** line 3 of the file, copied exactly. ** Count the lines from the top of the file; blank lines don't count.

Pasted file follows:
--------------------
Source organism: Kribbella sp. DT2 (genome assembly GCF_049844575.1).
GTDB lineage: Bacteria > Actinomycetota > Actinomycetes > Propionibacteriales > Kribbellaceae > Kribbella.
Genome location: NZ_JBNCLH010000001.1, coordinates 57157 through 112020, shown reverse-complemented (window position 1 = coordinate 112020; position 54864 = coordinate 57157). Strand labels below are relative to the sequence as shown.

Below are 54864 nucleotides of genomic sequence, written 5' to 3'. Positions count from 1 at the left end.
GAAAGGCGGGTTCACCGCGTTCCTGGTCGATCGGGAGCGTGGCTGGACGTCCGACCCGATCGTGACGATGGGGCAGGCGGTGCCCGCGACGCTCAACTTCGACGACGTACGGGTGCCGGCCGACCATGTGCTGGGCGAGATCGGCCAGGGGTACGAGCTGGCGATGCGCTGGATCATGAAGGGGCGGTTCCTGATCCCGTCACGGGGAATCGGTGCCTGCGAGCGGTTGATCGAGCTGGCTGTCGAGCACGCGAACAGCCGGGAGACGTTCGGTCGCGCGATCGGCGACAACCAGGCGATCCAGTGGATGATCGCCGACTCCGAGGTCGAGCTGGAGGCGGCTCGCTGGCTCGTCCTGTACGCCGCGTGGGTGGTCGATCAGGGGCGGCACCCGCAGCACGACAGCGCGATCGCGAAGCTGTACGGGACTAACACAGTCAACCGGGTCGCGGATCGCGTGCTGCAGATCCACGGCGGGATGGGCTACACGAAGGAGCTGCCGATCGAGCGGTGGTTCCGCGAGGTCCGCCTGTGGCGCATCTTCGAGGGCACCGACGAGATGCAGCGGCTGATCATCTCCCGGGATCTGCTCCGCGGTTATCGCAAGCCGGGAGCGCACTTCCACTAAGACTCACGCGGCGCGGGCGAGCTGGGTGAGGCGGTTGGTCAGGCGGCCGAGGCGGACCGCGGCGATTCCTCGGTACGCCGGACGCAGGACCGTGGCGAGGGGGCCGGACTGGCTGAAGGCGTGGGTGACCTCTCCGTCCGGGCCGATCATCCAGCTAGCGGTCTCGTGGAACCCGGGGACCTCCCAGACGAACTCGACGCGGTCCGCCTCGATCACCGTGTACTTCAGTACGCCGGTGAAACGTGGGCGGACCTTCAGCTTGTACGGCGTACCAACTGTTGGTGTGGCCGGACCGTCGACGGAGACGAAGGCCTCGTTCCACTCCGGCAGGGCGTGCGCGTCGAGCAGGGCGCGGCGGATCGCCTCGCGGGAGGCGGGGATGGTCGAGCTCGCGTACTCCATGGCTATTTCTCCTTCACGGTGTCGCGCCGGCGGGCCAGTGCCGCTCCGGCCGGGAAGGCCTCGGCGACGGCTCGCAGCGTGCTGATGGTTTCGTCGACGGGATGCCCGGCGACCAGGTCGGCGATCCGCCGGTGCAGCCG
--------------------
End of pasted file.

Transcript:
Genome location: NZ_JBNCLH010000001.1, coordinates 57157 through 112020, shown reverse-complemented (window position 1 = coordinate 112020; position 54864 = coordinate 57157). Strand labels below are relative to the sequence as shown.